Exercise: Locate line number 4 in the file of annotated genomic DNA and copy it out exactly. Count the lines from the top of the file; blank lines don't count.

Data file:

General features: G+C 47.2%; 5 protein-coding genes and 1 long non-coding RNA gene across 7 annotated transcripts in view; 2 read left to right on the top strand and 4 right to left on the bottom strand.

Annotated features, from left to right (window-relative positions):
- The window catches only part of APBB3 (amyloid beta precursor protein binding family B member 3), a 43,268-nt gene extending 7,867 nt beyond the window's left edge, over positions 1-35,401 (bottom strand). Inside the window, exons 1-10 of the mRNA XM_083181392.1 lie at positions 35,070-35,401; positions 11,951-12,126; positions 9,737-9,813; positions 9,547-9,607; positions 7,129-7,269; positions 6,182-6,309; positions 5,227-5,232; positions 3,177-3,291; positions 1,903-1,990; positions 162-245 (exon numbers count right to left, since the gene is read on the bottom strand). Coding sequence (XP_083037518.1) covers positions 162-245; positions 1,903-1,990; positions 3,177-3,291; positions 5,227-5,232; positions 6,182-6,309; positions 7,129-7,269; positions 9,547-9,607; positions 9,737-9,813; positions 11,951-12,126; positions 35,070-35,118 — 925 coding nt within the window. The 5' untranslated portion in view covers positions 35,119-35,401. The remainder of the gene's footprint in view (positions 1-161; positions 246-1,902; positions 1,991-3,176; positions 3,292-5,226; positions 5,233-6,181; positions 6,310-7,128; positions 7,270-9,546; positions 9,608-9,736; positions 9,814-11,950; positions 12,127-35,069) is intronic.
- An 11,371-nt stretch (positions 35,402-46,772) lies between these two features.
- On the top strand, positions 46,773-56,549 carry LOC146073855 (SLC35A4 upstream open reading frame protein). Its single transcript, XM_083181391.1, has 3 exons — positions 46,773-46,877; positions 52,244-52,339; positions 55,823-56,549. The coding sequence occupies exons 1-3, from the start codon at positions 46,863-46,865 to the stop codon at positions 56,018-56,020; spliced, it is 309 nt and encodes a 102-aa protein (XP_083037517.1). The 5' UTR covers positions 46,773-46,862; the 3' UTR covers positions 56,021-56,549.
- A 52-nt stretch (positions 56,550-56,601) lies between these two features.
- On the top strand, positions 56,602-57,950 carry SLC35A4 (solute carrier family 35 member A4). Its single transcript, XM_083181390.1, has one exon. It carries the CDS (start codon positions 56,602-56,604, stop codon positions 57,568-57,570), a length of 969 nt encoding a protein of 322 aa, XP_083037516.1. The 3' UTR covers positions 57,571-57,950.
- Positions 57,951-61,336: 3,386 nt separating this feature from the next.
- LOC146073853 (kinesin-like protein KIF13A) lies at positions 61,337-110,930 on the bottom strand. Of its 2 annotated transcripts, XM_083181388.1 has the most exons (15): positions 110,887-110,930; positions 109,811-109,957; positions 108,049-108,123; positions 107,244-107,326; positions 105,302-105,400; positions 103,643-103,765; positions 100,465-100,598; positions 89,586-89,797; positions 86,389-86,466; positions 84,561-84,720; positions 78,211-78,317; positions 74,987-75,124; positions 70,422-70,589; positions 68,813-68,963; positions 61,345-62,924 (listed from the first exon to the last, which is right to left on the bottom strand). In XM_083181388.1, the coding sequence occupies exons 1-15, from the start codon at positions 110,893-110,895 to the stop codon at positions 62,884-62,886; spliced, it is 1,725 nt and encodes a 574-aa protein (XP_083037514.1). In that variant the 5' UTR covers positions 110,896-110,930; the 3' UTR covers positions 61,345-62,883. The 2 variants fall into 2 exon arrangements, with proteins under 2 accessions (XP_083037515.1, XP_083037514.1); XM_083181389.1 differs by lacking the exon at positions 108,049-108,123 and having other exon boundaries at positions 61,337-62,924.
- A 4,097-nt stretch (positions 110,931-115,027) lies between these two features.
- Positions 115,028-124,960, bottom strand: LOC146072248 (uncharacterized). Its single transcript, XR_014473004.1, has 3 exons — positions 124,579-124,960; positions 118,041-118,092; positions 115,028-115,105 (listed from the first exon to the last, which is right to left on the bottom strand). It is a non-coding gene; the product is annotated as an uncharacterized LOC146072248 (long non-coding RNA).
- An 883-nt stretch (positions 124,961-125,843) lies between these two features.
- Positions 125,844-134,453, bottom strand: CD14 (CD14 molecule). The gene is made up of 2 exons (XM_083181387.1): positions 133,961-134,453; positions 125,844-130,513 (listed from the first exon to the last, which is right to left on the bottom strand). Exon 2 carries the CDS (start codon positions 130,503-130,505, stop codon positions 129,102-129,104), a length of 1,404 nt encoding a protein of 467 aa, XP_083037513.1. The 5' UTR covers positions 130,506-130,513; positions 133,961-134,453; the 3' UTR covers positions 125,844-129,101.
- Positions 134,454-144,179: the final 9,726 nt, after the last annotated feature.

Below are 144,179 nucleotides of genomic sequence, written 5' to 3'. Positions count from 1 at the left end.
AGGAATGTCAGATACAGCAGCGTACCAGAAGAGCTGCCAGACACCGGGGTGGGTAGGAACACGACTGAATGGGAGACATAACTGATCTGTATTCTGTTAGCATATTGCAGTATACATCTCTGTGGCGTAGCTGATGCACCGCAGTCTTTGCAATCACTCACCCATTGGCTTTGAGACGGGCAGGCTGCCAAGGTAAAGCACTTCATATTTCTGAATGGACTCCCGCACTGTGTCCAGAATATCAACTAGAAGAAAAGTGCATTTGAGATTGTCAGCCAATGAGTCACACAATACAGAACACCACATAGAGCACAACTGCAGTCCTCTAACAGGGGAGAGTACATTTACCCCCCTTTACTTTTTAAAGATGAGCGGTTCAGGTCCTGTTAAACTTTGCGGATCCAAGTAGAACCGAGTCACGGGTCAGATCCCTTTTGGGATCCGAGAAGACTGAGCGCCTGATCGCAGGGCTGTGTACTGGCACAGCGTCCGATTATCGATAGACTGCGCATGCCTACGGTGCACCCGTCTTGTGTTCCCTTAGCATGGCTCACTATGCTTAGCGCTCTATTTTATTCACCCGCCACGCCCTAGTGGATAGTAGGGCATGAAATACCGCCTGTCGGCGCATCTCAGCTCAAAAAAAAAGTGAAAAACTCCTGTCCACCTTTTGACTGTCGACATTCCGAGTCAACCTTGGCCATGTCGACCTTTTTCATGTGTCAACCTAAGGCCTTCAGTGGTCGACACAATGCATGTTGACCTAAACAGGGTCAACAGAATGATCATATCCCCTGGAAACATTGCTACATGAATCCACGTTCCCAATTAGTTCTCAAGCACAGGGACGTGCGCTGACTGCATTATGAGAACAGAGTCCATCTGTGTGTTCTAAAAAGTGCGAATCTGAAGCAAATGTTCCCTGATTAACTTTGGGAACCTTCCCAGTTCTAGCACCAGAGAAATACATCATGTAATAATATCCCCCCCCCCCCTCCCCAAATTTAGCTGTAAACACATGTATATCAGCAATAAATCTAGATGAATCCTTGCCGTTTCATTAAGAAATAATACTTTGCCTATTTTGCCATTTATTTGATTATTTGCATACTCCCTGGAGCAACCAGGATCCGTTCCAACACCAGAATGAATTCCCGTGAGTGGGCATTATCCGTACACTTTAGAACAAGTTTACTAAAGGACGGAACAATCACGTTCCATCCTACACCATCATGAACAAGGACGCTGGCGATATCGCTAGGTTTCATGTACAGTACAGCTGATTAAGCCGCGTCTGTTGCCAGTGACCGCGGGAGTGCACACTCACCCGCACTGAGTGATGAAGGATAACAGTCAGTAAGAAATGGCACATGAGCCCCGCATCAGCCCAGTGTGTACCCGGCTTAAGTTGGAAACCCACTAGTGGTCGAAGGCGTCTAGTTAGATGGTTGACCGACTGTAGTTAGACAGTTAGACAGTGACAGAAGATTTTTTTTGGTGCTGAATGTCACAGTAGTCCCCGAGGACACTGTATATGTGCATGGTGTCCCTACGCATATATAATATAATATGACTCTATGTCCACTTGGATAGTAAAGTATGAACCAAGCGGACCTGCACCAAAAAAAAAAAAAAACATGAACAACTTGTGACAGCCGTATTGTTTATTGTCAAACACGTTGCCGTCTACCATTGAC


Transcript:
- An 11,371-nt stretch (positions 35,402-46,772) lies between these two features.